Interview

PrintPrint EmailEmail ShareShare CiteCite
Style:MLAAPAChicagoClose

loading...

Shifts in Iran on Nuclear Policy

Interviewee: Farideh Farhi, Department of Political Science, University of Hawaii
Interviewer: Bernard Gwertzman, Consulting Editor, CFR.org
May 20, 2010

Share

The agreement reached earlier in the week in which Iran would send about half of its low-enriched uranium to Turkey to be enriched signaled a new unity in the leadership in Tehran, says analyst Farideh Farhi. She says that while the regime continues to worry about its perceived legitimacy domestically, the agreement with Brazil and Turkey has strong public support. "There is a sense to me that a very large sector of the Iranian elite are being called upon to support this deal," she says, adding that it contrasts with divisions among Iranian power centers last October, when a deal involving shipping uranium abroad to be enriched was negotiated by the government. The deal announced in Tehran this week was quickly followed by news that the permanent five UN Security Council members, including Russia and China, had agreed to a draft proposal for increased sanctions. Farhi says Washington's negative response to the uranium enrichment deal might stem from "the kind of theatrics that the United States feels necessary to engage in prior to engaging in negotiations with the Iranians."

Were you surprised that Iran agreed to a deal with Brazil and Turkey on transferring about half of its enriched uranium overseas?

There were hints about the possibility of this happening ahead of time in the Iranian media, and that the Iranians were engaged in this discussion seriously. Of course, there were Iranians who were questioning the whole process and were wondering whether this was something that would ultimately fall apart. As it turned out, the agreement was hastily put together. The negotiations could have gone the other way and nothing could have come out of it.

Do you think Iranians are ready for serious negotiations that go further than what they have agreed to with the Brazilians and Turks?

It is not yet certain that the United States rejected what has happened. The Iranian agreement will go to the International Atomic Energy Agency (IAEA.) Then it will be sent on for action to the so-called Vienna Group, which is the United States, Russia, and France. Presumably the Iranians will send a letter confirming the agreement to the IAEA, and then the United States will have to make a decision whether or not it will accept the deal or not. The question to be asked is: Will the Iranians, now that they are faced with the threat of new sanctions, actually continue with the written letter to the IAEA or not? My assumption at this point is that they will do so, and then the ball will again be in the United States' court to decide whether or not the Turkish-Brazilian-Iranian agreement will be accepted by the United States or not.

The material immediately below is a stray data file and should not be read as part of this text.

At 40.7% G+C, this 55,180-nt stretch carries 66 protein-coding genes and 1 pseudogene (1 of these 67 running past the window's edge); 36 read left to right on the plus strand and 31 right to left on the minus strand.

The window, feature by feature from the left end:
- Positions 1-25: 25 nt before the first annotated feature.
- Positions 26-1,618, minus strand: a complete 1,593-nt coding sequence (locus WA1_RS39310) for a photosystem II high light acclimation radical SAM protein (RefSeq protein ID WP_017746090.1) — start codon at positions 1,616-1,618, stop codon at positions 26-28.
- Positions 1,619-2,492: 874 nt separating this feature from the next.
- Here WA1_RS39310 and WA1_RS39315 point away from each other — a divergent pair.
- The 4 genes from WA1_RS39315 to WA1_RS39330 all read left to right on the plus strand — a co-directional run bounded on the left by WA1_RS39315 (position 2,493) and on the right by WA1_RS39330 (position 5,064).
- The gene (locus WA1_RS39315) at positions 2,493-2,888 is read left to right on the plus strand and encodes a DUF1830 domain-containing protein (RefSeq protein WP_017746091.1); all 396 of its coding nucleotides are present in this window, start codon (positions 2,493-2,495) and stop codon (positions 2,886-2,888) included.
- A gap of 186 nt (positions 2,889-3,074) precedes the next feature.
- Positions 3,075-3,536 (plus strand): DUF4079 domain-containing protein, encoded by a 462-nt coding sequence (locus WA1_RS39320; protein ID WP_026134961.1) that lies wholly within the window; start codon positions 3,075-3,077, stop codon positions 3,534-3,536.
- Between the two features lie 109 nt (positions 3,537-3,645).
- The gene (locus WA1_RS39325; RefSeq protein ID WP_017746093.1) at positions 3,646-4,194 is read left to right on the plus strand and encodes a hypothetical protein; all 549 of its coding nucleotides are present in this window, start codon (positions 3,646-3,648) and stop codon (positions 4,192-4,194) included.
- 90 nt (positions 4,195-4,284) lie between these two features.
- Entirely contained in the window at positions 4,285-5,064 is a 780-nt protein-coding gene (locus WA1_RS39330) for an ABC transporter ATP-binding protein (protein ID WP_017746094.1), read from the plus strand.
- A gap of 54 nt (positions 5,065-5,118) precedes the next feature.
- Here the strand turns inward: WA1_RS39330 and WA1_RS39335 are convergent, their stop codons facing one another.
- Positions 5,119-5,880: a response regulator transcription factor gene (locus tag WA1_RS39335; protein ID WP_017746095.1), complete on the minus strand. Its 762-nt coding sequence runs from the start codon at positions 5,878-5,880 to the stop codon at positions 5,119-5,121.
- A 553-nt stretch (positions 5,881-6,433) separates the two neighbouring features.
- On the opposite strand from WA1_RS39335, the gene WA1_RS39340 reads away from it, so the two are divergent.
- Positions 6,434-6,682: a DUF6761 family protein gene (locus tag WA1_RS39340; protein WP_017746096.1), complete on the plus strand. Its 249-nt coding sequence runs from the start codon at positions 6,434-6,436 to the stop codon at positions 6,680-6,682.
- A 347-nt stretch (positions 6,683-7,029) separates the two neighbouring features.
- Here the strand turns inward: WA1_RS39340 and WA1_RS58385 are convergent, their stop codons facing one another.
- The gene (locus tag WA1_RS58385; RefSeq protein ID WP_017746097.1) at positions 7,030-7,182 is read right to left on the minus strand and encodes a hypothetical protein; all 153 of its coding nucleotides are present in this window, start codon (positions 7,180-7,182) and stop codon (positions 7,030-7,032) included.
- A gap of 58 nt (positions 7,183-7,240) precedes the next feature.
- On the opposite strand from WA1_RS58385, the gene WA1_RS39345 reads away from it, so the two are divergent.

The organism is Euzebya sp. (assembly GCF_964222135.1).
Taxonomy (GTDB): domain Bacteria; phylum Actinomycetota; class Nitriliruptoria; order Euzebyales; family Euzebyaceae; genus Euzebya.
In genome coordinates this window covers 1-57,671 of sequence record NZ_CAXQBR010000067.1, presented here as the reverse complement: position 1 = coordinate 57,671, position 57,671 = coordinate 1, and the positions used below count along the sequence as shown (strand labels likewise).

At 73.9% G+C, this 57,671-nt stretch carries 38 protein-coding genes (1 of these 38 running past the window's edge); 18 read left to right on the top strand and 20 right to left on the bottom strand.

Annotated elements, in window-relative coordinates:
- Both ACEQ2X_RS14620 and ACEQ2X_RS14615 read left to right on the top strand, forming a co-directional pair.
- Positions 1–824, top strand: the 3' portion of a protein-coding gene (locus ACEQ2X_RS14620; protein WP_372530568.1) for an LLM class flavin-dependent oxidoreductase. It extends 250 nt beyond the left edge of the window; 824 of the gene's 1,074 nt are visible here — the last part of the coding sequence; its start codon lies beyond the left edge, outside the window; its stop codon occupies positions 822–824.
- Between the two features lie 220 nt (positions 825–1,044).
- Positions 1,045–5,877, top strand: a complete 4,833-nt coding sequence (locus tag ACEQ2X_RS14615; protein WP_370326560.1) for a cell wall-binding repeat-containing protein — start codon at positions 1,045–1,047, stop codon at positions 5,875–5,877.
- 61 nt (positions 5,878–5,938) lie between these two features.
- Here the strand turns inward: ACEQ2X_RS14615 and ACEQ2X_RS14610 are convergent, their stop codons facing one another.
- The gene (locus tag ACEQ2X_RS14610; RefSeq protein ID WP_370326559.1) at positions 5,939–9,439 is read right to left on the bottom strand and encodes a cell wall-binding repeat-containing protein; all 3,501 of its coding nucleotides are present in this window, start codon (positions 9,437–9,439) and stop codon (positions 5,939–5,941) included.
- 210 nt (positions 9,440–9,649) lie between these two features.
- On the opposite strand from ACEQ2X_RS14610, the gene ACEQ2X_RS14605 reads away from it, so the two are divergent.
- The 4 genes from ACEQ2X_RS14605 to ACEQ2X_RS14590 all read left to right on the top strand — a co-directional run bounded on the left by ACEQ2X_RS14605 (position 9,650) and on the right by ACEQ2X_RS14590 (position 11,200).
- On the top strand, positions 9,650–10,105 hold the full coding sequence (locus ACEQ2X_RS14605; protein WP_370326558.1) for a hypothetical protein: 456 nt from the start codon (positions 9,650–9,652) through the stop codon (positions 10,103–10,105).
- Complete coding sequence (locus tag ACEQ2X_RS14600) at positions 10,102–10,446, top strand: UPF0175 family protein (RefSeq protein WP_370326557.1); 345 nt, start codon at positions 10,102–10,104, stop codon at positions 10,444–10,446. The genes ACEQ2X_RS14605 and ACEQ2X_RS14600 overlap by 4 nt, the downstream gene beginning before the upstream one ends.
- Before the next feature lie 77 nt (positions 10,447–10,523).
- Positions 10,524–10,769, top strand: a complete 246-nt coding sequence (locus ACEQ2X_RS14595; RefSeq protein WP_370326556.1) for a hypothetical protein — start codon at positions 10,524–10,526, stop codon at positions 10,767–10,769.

Were you surprised that the Obama administration, which started out its term by saying it wanted to have a dialogue with Iran, was not more accepting of this deal?

Yes, it is surprising because this is the general contours of the agreement that the Obama administration had wanted before, and at least until last week they were saying publicly that that offer was still on the table. Therefore the kind of reaction that has come about is astounding, unless one starts thinking of it in terms of the kind of theatrics that the United States feels necessary to engage in prior to engaging in negotiations with the Iranians. The Iranians have also maintained certain cards, for example. Once the agreement fell apart last year, they began enriching beyond 3.5 percent and now they enrich up to 20 percent. In agreeing with the deal, they have said they will continue to enrich up to 20 percent. Therefore I assume that is something that they may be willing to give up in negotiations. One perhaps can also think about what the Iranians are doing as an attempt to boost their position before negotiations begin.

You get a real sense that a high-level decision has been made to push for an agreement and to try to resolve the nuclear issue. The downside of this resolve may be a perception in Iran that the United States reacted as it did because it felt that Iranians were acting out of weakness and therefore is seeking more concessions.

The problem, however, is that the negotiations were concluded in such a way that it appeared as if the United States was resentful of the Brazilian and Turkish negotiation. This may have implications in relations with Turkey and Brazil, because obviously those countries went into those negotiations assuming that the United States would be supportive if they managed to get the kind of agreement that the United States had wanted in the past.

June 12 will be the anniversary of the election that tore up the country. Is there any change in the Iranian regime's attitude toward the so called "Green movement?"

The Iranian government leans on the edge. Insofar as it takes seriously to be under the threat of sedition, this is the language that you constantly hear from the Iranian leaders. It sees itself under siege and it constantly talks about the threat, even though it restates almost on a daily basis that it has overcome the sedition. So to me, it essentially suggests a government that continues to be very much worried about legitimacy and the possibility that it could be challenged in different ways, whether it is in the streets or elsewhere.